Chef Lenore Pinello talks to students during an In the Kitchen cooking class. / Contributed

For the last nine years, Lenore Pinello has been in Florida doing what she really loves – cooking and sharing food. The former New Yorker, who was in magazine publishing for almost 30 years, stumbled into her second career as an instructor, personal chef and party-service provider after the book she wrote with her sister Barbara DeVita in 2006 started selling.

Chef Lenore Pinello in her Tequesta store, In the Kitchen.

Mangia Mama began as a family project to preserve their mother’s recipes. But after hundreds of copies were sold, Pinello was asked to teach a class, and that’s how “In the Kitchen” began.

At her Tequesta shop, Pinello teaches cooking like her mother taught her – hands-on, by personal instruction. Or in a group. Or you can just have fun by watching a demonstration and drinking a glass of wine. Class prices range from $75 to $150 per person. Many locals come there as an alternative to dining out.

In the Kitchen also is a small retail store with aprons, holiday hosting gifts for fall and, of course, cookbooks. She also does a demonstration class using recipes from her cookbook.

Pinello and her husband Charlie moved to Tequesta a year ago, and her niece started a small garden for her in the back yard. But Pinello soon became too busy running her “retirement” career, so Charlie became the farmer in the family.

He grows cherry and heirloom tomatoes, romaine lettuce, baby reds, and herbs – much like Lenore’s mother used to do. They’ve since discovered that, 60 years ago, their property was part of a pineapple farm, so that’s next on the “to grow” list.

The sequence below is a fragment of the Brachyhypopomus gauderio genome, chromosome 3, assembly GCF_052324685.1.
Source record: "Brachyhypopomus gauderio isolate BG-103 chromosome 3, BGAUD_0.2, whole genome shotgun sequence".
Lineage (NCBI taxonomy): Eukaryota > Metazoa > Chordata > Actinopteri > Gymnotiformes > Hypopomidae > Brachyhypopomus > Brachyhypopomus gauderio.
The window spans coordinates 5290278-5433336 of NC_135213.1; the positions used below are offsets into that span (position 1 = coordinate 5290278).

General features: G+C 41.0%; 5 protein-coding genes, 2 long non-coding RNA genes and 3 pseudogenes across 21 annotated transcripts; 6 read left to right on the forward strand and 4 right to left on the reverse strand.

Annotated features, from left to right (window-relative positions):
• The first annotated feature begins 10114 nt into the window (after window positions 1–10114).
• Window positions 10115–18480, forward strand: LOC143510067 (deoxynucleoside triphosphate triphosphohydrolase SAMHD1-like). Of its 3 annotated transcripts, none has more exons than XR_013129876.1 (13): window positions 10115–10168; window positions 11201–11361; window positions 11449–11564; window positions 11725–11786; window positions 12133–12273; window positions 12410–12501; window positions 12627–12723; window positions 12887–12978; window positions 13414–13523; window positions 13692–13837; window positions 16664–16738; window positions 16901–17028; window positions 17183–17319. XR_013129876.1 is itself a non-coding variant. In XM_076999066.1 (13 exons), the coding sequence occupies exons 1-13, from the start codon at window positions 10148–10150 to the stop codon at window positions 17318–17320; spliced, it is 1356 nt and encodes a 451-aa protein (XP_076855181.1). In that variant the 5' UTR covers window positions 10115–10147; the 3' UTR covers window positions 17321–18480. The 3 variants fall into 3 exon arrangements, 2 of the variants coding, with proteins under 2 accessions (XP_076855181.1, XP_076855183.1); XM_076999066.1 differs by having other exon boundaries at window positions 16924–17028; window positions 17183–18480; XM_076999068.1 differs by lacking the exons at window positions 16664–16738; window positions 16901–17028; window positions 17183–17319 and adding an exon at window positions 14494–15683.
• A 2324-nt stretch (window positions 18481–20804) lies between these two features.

For her clients, Pinello shops at a variety of places, from farmers markets to Kai Kai and Farriss farms, from retail to wholesale. She buys grass-fed meats, soy-free eggs and poultry, and fresh Florida produce whenever possible.

She even cans Florida tomatoes in season and uses them throughout the year. As a mini-grower, she shares any excess she has with clients.

“I like to cook more from my heritage – more Mediterranean,” explains Pinello. “But I do other types of cooking as well.”

Her other instructor is Chef Ashley Moorehead, a graduate of the Florida Culinary Institute who teaches regional American foods as well as German, Asian, Thai, Vietnamese and French cuisines.

Pinello also travels every other year with a group. This year, she went to Art Basil in Switzerland, where, of course, there was a lot of eating, too.

In the Kitchen
Gallery Square North
389 Tequesta Drive, Tequesta

Mikki Royce is a writer and publicist. A “foodie,” she is a member of Slow Food, a local CSA; and is learning about food and nutrition, gearing up to complete a natural-style cookbook. Royce is a graduate of the University of Miami’s School of Communications.